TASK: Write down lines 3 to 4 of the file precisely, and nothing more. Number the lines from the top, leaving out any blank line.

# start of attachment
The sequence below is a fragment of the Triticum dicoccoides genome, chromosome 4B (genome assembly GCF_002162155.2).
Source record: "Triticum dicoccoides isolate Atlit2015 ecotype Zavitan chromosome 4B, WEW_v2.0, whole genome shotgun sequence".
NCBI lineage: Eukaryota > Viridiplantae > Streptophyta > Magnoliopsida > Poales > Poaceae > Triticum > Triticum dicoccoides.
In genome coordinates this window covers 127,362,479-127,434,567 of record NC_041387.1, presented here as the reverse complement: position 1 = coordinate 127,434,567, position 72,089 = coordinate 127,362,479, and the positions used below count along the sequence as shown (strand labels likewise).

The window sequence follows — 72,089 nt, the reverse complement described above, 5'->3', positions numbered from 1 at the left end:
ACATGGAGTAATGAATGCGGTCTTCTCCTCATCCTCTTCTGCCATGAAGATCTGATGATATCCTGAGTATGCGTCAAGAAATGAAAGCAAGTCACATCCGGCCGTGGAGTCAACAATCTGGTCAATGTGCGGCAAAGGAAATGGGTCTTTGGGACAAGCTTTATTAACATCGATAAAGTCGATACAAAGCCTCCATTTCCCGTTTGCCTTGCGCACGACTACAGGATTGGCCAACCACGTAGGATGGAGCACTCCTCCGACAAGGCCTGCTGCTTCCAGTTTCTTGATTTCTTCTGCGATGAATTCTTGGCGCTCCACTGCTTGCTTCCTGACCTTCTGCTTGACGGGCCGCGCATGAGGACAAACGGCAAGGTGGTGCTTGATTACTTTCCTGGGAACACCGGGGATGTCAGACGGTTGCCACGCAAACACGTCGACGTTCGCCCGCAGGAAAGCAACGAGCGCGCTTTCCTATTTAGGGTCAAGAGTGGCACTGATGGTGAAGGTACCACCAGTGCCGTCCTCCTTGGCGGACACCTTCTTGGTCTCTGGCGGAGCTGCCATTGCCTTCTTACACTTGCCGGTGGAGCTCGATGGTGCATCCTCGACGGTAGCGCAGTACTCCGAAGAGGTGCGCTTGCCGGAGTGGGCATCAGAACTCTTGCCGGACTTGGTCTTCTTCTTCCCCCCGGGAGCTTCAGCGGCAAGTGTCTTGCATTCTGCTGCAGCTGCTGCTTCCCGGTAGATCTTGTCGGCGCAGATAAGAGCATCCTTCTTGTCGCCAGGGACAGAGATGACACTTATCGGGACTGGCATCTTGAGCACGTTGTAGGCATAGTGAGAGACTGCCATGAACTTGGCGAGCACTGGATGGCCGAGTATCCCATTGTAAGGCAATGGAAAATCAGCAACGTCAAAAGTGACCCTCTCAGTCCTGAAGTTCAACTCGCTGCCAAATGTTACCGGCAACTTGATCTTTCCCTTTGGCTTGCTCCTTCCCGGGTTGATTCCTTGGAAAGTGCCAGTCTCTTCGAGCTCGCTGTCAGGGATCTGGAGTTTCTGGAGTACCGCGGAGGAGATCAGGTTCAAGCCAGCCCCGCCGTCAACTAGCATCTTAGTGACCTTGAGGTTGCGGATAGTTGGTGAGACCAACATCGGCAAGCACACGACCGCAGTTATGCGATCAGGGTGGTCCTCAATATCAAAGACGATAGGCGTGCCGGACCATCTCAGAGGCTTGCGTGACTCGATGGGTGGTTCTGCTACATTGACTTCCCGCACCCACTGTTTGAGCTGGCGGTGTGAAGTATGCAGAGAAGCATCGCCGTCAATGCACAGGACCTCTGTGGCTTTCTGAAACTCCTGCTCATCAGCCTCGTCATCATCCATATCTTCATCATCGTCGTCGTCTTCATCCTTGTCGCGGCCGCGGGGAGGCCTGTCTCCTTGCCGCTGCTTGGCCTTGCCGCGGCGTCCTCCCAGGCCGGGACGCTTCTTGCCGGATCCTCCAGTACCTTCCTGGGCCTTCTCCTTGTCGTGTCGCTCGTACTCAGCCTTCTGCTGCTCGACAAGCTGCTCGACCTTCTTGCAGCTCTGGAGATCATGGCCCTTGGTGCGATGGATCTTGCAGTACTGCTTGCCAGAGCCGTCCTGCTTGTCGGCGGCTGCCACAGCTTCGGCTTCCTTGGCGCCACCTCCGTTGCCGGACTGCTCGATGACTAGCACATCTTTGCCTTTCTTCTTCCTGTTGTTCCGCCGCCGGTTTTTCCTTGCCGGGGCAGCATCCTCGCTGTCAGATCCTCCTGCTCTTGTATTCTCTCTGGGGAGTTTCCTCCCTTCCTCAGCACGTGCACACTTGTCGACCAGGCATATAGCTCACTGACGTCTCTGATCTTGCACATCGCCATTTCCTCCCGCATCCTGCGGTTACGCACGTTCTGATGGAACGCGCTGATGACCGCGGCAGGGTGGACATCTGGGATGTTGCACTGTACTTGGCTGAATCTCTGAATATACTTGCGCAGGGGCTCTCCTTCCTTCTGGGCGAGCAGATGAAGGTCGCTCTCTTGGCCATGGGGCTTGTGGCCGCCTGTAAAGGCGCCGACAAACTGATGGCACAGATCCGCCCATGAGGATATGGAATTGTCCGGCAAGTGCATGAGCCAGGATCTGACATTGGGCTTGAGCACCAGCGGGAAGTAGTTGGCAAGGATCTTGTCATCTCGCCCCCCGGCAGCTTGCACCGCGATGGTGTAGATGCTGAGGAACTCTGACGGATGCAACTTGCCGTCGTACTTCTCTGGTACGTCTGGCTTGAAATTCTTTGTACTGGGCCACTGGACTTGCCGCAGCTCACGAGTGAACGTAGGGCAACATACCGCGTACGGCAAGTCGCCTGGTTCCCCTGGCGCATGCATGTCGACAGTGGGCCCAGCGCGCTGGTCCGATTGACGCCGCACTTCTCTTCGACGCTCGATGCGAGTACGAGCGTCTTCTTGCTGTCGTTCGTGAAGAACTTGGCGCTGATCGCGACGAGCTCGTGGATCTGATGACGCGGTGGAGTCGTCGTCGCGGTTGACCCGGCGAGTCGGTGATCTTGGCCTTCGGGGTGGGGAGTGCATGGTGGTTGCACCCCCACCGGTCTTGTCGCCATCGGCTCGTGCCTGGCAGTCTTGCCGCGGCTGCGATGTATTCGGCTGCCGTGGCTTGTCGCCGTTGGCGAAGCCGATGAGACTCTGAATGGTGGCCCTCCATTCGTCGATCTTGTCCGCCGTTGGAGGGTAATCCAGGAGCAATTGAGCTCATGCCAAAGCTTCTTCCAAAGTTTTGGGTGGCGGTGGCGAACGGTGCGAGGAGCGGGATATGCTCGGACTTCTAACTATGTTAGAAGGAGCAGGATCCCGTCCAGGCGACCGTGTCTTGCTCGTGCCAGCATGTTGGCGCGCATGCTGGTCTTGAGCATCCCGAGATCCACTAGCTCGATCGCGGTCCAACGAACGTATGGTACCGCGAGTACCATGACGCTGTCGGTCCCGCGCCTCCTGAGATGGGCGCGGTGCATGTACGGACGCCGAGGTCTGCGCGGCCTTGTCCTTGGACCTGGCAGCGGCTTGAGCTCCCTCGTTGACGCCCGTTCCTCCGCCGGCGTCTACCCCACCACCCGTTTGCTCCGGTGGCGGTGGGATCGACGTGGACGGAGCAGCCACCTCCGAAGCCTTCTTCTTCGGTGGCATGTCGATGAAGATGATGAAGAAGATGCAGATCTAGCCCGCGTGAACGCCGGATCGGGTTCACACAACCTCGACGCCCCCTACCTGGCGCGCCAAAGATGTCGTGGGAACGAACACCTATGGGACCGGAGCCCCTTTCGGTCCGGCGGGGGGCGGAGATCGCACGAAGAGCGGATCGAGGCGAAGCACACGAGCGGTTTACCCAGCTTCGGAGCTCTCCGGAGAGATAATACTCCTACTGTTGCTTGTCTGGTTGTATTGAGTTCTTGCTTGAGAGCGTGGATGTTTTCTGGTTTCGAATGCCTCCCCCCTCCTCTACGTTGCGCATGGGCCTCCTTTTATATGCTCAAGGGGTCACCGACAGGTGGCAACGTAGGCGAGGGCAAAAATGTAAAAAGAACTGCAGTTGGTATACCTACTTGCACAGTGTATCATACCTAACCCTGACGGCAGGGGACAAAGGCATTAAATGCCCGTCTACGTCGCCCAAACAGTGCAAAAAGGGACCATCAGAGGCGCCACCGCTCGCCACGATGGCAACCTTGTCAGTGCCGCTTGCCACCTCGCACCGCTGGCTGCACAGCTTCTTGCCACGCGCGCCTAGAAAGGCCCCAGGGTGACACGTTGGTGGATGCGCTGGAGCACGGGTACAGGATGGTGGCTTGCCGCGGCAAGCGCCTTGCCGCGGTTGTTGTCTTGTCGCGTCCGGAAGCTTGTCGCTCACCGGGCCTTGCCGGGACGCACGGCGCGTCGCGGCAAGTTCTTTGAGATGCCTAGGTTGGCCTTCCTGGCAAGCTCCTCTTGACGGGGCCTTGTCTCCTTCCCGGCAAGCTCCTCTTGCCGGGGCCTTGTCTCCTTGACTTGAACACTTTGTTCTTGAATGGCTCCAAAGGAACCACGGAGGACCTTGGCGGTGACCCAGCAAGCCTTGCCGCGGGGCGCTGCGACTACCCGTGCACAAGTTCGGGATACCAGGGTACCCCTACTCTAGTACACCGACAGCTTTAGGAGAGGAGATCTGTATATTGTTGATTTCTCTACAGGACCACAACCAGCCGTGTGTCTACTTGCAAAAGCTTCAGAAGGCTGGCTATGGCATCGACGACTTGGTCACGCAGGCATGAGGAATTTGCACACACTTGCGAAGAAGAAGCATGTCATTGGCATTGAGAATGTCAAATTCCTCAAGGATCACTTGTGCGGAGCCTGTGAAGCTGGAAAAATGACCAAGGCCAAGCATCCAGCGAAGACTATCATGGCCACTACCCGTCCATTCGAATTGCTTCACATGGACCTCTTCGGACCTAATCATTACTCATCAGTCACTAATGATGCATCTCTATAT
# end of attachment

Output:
NCBI lineage: Eukaryota > Viridiplantae > Streptophyta > Magnoliopsida > Poales > Poaceae > Triticum > Triticum dicoccoides.
In genome coordinates this window covers 127,362,479-127,434,567 of record NC_041387.1, presented here as the reverse complement: position 1 = coordinate 127,434,567, position 72,089 = coordinate 127,362,479, and the positions used below count along the sequence as shown (strand labels likewise).